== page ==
“Examining the possibility of procedurally recreating those conditions in future is an interesting concept and one that will undoubtedly be explored in the coming period.”
While F1 can’t just throw random safety cars during a race or bunch the field up every time there’s a yellow flag à la IndyCar, eliminating the VSC, which maintains the gaps between cars, and reverting to the ‘old-fashioned’ safety car might open the door to closer racing without venturing into gimmick territory.
Implementation of a designated zone closer to the start/finish line for the lead driver to pull the trigger in might also help keep the field bunched up for closer racing on restarts. If Brawn and F1 really are considering how to spice up racing, there may be merit to such a concept.
With current regulations preventing overtakes before the line, allowing the leader to only go for it between safety car line one and the finish line should keep the field packed tightly but allows for the lead car to retain the advantage of deciding when to go at any point in between, which is exactly what worked in Brazil last season.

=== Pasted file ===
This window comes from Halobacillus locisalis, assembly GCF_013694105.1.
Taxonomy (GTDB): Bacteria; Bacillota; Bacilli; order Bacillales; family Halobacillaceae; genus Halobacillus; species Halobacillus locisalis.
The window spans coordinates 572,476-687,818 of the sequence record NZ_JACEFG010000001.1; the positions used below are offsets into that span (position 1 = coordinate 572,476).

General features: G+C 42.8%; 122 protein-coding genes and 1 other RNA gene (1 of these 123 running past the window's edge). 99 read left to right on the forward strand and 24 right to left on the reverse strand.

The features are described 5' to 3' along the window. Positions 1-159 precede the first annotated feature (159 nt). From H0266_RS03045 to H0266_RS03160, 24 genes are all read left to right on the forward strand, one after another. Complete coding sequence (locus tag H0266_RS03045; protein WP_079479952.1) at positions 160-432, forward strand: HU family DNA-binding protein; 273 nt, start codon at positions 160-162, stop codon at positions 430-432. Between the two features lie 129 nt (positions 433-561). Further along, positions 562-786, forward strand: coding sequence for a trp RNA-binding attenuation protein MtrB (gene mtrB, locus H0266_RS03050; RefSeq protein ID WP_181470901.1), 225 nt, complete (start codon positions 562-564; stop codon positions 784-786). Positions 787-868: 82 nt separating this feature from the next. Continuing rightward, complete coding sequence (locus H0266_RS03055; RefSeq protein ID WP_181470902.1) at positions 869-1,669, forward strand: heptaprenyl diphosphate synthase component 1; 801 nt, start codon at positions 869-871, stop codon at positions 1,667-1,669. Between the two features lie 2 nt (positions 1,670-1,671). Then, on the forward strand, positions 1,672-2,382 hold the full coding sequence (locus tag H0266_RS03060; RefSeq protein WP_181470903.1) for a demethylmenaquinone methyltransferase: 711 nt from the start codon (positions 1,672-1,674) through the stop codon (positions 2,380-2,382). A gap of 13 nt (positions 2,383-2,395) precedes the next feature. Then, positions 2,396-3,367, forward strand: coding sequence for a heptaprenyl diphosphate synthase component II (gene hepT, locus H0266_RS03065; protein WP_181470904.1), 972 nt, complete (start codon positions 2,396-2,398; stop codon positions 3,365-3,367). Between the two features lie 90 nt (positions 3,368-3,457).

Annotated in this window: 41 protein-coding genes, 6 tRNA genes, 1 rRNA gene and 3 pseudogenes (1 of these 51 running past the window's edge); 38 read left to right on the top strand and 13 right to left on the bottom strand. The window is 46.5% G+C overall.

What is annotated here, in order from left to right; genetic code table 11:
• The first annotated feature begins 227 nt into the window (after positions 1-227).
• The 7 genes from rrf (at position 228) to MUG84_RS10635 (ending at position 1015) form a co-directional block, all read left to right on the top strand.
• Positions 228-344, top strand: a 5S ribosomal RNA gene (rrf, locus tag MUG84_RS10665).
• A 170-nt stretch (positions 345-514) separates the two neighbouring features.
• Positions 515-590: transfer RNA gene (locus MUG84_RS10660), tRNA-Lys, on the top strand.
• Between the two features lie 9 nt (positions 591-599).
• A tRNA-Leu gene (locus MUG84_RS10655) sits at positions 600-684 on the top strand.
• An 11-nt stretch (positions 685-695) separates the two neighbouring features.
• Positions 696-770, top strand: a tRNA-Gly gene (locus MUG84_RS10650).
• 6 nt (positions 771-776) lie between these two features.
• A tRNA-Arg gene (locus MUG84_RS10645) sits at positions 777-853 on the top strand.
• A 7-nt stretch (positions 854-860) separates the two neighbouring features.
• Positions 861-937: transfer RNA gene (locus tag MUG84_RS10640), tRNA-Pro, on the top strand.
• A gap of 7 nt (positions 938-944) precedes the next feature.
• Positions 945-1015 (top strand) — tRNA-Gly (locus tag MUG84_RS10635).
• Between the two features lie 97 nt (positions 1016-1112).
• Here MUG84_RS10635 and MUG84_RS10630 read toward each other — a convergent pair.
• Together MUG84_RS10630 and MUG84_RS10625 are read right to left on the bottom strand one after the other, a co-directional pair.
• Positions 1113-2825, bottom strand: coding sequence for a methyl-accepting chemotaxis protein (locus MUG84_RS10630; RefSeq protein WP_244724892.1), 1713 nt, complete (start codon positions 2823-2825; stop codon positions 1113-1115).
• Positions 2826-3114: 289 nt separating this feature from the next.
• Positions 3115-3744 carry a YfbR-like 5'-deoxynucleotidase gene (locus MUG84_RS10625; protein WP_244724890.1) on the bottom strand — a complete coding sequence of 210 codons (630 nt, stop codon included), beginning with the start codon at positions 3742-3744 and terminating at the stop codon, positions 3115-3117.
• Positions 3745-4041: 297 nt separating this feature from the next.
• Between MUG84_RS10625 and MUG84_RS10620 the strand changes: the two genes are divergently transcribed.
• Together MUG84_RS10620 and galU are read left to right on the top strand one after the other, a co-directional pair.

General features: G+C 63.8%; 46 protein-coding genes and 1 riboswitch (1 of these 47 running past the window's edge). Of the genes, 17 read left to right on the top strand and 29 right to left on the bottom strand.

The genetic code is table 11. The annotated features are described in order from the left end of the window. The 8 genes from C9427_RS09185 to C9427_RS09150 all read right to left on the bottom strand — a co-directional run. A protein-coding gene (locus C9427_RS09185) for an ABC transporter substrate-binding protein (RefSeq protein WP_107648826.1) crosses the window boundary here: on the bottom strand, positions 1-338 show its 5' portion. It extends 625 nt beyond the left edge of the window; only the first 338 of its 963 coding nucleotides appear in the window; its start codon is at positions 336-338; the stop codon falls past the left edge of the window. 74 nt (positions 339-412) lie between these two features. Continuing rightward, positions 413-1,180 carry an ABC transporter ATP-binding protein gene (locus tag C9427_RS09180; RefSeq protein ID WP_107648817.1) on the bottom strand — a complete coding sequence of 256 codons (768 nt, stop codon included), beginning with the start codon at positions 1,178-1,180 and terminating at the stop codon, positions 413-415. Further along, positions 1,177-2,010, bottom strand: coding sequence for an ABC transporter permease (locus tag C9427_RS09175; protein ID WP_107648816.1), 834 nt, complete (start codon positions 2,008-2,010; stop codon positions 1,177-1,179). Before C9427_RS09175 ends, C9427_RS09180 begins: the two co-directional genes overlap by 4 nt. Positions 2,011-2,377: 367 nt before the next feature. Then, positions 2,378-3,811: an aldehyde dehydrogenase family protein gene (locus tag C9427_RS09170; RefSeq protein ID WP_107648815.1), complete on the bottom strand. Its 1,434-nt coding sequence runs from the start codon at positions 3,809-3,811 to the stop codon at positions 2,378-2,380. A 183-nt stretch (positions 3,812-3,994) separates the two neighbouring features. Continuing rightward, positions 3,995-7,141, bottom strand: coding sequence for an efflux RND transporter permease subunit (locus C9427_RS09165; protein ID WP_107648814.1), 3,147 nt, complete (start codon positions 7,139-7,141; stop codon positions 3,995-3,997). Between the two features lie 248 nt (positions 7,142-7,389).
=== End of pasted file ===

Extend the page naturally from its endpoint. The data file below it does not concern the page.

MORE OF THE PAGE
Off-track, the regulation changes to F1 in 2022 are designed to promote exactly the type of close racing that thrilled in Austria.
A McLaren on the podium and Racing Point, which was on the verge of collapse as Force India, fighting with Ferrari on genuine pace was brilliant to see. Hopefully this new level of competitiveness won’t fall away as it so often does following the implementation of a new ruleset.
There is one aspect of the race that’s unlikely to be repeatable in subsequent seasons, though. The prospect of a much shorter season will have had an impact on strategy, with eight races confirmed for the championship and uncertainty over how many more will be added.
Scoring results in the here and now is crucial then, and the racing we saw was cut-throat. Norris’ do-or-die move on Sergio Perez for fourth at the time made his race, and there was no quarter given at the front between Lewis Hamilton and Alex Albon on two occasions.
With lighter-touch regulation that has reduced the number of penalties dished out to drivers in wheel-to-wheel racing and encouraged aggressive on-track battling (Lewis Hamilton may disagree), Austria should be a blueprint for F1 to focus on great, if not entirely pure, racing.